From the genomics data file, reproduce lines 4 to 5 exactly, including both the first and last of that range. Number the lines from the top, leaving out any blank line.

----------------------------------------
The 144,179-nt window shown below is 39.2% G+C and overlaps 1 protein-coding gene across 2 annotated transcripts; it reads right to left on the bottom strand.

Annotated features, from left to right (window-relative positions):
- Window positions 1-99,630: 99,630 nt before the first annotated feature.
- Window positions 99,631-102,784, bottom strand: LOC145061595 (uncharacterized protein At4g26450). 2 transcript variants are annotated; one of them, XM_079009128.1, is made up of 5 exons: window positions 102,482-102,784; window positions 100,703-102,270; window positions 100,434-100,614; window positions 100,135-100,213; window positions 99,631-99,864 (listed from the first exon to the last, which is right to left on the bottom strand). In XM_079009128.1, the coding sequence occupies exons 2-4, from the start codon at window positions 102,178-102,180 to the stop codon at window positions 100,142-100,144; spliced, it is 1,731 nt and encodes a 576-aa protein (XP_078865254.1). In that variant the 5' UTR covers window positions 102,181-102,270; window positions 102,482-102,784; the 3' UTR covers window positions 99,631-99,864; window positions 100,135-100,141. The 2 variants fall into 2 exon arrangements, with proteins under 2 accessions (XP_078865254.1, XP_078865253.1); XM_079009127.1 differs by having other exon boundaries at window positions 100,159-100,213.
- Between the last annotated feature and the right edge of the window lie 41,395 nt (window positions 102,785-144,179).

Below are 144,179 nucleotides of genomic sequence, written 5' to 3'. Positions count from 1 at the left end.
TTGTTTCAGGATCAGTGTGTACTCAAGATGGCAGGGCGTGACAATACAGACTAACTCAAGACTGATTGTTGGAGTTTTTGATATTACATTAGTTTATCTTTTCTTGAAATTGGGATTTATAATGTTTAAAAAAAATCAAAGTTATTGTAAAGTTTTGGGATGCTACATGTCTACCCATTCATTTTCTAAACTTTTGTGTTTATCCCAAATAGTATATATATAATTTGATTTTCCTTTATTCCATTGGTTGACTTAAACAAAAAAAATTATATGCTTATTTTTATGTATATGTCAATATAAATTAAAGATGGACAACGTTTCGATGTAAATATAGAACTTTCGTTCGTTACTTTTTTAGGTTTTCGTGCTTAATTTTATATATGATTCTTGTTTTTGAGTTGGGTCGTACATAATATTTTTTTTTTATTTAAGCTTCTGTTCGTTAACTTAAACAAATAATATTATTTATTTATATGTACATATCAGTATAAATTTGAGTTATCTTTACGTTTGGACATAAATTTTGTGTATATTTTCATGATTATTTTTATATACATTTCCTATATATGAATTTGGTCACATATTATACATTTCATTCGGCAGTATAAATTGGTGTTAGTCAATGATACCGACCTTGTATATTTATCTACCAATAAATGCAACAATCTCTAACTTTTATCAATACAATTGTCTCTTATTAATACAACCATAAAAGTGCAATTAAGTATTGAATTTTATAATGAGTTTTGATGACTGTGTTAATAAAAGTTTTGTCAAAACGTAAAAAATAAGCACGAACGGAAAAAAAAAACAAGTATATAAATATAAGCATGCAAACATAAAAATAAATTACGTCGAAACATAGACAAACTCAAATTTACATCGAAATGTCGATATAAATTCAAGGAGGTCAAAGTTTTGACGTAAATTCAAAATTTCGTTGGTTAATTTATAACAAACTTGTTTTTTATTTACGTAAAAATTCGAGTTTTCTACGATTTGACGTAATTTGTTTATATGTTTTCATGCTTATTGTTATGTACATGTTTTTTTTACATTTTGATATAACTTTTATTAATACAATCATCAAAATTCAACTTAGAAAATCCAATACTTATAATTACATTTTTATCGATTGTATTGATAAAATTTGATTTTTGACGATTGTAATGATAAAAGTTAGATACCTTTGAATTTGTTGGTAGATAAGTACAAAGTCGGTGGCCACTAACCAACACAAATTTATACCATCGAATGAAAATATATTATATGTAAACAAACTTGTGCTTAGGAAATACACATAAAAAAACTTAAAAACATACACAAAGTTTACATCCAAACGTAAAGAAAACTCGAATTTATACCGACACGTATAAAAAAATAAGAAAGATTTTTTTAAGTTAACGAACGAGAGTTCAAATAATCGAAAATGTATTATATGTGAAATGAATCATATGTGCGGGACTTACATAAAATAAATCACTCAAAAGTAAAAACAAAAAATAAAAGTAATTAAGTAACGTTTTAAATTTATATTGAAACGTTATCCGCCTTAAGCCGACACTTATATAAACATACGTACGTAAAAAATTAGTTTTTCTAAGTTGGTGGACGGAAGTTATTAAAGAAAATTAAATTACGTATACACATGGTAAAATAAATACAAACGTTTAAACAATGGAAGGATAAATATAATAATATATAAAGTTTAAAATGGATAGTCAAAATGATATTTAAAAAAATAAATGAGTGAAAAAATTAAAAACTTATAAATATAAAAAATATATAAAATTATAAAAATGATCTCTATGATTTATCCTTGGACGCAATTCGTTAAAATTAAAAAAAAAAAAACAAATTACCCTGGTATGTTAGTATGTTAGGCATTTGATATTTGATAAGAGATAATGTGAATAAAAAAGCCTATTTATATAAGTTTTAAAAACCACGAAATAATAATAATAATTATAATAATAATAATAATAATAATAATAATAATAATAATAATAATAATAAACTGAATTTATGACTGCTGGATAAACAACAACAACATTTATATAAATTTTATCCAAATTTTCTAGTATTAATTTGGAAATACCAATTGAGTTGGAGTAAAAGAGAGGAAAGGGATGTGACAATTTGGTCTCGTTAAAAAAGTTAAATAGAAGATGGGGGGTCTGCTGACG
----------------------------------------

- Window positions 99,631-102,784, bottom strand: LOC145061595 (uncharacterized protein At4g26450). 2 transcript variants are annotated; one of them, XM_079009128.1, is made up of 5 exons: window positions 102,482-102,784; window positions 100,703-102,270; window positions 100,434-100,614; window positions 100,135-100,213; window positions 99,631-99,864 (listed from the first exon to the last, which is right to left on the bottom strand). In XM_079009128.1, the coding sequence occupies exons 2-4, from the start codon at window positions 102,178-102,180 to the stop codon at window positions 100,142-100,144; spliced, it is 1,731 nt and encodes a 576-aa protein (XP_078865254.1). In that variant the 5' UTR covers window positions 102,181-102,270; window positions 102,482-102,784; the 3' UTR covers window positions 99,631-99,864; window positions 100,135-100,141. The 2 variants fall into 2 exon arrangements, with proteins under 2 accessions (XP_078865254.1, XP_078865253.1); XM_079009127.1 differs by having other exon boundaries at window positions 100,159-100,213.
- Between the last annotated feature and the right edge of the window lie 41,395 nt (window positions 102,785-144,179).